“You take your material where you can find it, which is in your life, at the intersection of past and present. The memory traffic feeds into a rotary up on your head where is goes in circles for a while, then pretty soon imagination flows in and the traffic merges and shoots off in down a thousand different streets. As a writer, all you can do is pick a street and go for the ride, putting down things as they come at you. That’s the real obsession. All those stories.”
-Tim O’Brien, The Things They Carried
What I have found in nursing, is that there are stories everywhere and I can’t not write them down. Medicine is drama unscripted and I, at the bedside in the hospital, am the unprepared audience or an unrehearsed player. I never know when a normal day, a normal situation can spiral towards disaster or evolve into a miracle. I often feel like a voyeur, knowing the intimate details of my patients’ bodies and maladies, their family secrets and tragedies, and also the function and dysfunction the world’s most expensive health care system. Miracles, tragedies, extraordinary people, extraordinary odds, even the mundanities. Each time I’m certain I’ve seen it all, something new happens. I’ll never have seen it all.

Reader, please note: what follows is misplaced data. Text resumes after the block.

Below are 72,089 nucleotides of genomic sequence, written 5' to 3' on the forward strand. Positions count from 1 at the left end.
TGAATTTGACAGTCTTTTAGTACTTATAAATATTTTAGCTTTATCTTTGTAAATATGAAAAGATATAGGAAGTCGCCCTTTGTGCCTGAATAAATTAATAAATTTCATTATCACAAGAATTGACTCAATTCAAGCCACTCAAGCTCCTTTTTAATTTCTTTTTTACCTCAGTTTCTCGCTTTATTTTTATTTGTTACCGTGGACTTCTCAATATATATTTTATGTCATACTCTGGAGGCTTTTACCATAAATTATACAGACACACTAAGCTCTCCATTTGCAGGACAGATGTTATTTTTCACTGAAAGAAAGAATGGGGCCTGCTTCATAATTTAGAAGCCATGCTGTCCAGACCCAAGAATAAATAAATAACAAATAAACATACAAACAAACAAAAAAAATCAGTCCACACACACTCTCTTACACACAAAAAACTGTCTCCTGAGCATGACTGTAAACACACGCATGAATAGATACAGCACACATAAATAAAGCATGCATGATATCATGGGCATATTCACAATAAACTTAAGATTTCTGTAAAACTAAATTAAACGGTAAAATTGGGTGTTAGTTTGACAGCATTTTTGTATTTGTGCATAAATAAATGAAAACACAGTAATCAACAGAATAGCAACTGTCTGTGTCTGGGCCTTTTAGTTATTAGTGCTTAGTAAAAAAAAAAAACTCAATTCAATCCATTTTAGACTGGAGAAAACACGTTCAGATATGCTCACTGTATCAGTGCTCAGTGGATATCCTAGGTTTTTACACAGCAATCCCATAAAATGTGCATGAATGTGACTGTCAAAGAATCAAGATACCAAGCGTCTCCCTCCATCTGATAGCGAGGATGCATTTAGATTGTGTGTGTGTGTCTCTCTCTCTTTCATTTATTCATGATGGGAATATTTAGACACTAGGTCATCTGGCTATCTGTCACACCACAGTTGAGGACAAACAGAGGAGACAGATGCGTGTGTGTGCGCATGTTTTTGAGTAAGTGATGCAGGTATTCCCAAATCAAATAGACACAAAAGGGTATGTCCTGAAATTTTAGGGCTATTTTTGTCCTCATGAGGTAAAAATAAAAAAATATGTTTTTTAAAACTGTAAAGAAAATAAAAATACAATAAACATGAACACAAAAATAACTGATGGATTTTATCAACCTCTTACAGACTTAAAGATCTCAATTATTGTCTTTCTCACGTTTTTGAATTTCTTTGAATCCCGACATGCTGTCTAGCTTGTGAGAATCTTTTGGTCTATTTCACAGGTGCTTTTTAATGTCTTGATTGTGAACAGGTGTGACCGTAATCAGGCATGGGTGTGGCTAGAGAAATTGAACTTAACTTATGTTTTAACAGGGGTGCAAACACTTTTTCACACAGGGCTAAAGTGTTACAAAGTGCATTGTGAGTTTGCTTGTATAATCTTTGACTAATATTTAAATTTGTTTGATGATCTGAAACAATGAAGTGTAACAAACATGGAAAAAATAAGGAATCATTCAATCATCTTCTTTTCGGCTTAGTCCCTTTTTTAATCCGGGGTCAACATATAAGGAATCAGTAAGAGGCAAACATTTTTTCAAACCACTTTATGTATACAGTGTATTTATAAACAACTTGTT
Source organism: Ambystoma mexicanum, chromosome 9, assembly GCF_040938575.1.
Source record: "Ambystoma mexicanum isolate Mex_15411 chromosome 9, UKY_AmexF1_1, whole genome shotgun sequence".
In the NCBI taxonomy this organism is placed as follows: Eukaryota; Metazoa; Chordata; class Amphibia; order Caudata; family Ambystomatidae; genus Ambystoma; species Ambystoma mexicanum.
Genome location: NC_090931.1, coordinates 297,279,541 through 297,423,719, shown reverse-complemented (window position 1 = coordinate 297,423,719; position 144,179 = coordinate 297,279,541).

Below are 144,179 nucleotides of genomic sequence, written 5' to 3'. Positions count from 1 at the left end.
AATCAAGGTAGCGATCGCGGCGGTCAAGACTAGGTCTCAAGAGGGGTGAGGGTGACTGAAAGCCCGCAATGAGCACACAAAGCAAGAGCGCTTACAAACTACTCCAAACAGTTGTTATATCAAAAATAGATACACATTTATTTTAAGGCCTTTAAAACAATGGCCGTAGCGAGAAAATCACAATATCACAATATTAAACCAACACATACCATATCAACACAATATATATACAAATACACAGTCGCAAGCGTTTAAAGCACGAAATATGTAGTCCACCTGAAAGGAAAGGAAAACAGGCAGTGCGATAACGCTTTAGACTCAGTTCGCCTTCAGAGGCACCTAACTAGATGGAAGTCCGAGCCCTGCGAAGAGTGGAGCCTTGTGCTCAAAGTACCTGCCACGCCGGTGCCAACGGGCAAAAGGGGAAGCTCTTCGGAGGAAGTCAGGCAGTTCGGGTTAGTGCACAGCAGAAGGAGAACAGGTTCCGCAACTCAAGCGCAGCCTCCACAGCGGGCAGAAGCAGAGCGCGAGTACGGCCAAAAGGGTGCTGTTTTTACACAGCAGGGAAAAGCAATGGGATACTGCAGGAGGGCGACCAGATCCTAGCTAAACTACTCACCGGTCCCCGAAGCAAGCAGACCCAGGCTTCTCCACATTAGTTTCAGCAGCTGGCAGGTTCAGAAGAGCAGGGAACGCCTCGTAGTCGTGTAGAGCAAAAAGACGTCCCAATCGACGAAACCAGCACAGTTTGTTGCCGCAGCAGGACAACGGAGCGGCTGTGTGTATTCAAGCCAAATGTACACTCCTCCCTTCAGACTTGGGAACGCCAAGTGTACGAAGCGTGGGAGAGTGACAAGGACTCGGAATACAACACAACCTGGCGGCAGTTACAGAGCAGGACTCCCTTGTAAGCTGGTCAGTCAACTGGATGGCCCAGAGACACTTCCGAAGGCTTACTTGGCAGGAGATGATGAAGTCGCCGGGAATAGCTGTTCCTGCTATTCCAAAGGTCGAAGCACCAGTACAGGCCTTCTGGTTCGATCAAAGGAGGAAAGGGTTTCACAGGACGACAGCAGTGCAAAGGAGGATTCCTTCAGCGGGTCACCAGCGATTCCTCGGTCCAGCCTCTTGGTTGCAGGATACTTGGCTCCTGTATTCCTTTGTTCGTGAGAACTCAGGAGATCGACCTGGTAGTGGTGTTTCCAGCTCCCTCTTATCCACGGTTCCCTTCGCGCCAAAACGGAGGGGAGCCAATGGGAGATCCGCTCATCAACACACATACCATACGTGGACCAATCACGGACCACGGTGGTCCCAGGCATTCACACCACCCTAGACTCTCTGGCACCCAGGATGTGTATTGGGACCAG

I don’t understand why more nurses don’t write. The professions lends itself to the telling of tales but it usually stops with gossip in the back room, or those stories that start with “This one time…”. For myself, I can’t comprehend how the extremes we undergo become normal to us. That’s really what I’m trying to work through. It doesn’t matter how my times we try to resuscitate a man who will die despite our trying, I rage against the trying. Each time I take away life support or roll a patient to the morgue, I’m struck by the brazenness of I’m doing. How can I counsel and comfort an anguished husband who is going to stop treatment on his wife? Since when am I, a human being, qualified to prolong a life or aid in a peaceful death? When I help a family navigate a difficult situation, I think, this is my job, and this is their life. How can I walk into this drama, partake, and go home? The moment that will scar this patient forever is merely what I’m getting paid to do.